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Relating to the Reliability of Seasonal to Decadal SST Forecasts

Reference
Ho, C.K., Hawkins, E., Shaffrey, L., Brocker, J., Hermanson, L., Murphy, J.M., Smith, D.M. and Eade, R. 2013. Examining reliability of seasonal to decadal sea surface temperature forecasts: The role of ensemble dispersion. Geophysical Research Letters 40: 5770-5775.
Introducing their work, Ho et al. (2013) write that "since skillful decadal climate forecasts could bring benefits to climate change adaptation planning, there has been significant development of such predictions in recent years, using global climate models (GCMs) initialized with atmospheric and oceanic observations." However, they say "previous assessments of the quality of forecasts from ensemble decadal prediction systems have almost always focused on the accuracy of ensemble mean forecasts," noting "a useful ensemble prediction system should also give reliable forecasts, which means that the forecast probabilities match the observed relative frequencies."

With these thoughts in mind, Ho et al. evaluated "the dispersion characteristics, a necessary condition for ensemble reliability, of SST [sea surface temperature] forecasts from the UK Met Office Decadal Prediction System (DePreSys)" by examining "how the dispersion characteristics vary spatially with forecast lead time from seasonal to decadal timescales." And in doing so, they made three important discoveries. First, "dispersion characteristics of decadal prediction ensembles for SSTs vary considerably, both spatially and with forecast lead time." Second, "for lead times of less than two years, the initialized ensembles tend to be under-dispersed and give over-confident and, hence, unreliable forecasts, especially in the tropics, consistent with many previous studies on this timescale." Third, "for longer lead times, up to 9 years, the ensembles become over-dispersed in most regions and thus give under-confident and also unreliable forecasts."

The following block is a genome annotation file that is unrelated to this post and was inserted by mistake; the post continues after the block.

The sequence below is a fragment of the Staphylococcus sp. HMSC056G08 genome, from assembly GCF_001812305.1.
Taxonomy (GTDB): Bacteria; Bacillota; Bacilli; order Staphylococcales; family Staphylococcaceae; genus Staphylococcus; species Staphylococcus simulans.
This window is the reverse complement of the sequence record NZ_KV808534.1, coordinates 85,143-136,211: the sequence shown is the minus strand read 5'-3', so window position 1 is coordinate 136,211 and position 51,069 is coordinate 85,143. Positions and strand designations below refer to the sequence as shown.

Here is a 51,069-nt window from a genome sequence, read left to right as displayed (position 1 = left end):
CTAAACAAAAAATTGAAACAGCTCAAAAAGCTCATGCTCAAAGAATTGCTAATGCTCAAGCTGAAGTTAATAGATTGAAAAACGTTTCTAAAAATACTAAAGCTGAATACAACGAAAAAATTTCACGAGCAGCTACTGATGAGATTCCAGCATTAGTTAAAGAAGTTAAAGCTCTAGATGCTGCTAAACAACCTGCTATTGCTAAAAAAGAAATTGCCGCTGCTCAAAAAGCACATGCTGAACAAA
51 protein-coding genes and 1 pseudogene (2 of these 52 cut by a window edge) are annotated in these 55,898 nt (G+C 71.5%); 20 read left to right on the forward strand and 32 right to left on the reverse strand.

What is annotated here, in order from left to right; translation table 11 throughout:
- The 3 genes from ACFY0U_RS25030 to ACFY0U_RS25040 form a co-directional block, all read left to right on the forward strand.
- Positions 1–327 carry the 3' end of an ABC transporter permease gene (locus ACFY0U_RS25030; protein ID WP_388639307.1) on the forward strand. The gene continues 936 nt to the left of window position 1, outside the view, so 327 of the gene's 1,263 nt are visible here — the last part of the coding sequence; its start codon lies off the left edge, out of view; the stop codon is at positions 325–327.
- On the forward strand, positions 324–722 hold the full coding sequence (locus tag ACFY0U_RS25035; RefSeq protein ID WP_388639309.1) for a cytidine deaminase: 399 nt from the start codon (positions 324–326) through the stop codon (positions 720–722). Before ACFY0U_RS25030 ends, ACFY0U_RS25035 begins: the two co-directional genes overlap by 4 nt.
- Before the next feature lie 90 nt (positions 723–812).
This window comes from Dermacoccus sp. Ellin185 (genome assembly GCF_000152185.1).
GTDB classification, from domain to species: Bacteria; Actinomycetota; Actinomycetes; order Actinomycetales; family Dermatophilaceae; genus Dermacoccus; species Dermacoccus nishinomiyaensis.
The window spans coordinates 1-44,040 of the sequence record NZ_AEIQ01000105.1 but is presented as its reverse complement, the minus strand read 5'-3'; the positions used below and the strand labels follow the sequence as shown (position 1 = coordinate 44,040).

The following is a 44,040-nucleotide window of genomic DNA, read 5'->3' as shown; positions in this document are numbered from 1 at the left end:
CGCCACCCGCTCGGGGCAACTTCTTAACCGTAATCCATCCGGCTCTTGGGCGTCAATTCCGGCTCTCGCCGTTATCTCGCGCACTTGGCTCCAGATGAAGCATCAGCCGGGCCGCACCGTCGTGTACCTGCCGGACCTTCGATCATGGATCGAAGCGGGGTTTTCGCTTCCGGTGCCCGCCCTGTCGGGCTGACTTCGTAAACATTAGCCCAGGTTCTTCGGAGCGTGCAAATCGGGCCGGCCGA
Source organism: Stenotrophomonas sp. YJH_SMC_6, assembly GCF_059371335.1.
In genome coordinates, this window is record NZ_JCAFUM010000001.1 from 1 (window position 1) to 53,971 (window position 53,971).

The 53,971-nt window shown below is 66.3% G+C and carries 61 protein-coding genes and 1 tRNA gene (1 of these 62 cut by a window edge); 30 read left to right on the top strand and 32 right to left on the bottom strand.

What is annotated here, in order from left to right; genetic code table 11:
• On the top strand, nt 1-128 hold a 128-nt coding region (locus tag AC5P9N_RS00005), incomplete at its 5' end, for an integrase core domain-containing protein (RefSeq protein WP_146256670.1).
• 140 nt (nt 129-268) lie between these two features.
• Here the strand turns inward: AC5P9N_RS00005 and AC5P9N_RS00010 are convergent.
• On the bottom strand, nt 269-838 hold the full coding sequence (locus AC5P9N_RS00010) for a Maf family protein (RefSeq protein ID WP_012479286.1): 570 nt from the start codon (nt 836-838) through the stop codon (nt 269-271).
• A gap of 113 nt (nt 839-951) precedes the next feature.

Such findings, in the words of the UK scientists, "highlight the need to carefully evaluate simulated variability in seasonal and decadal prediction systems."

Archived 19 February 2014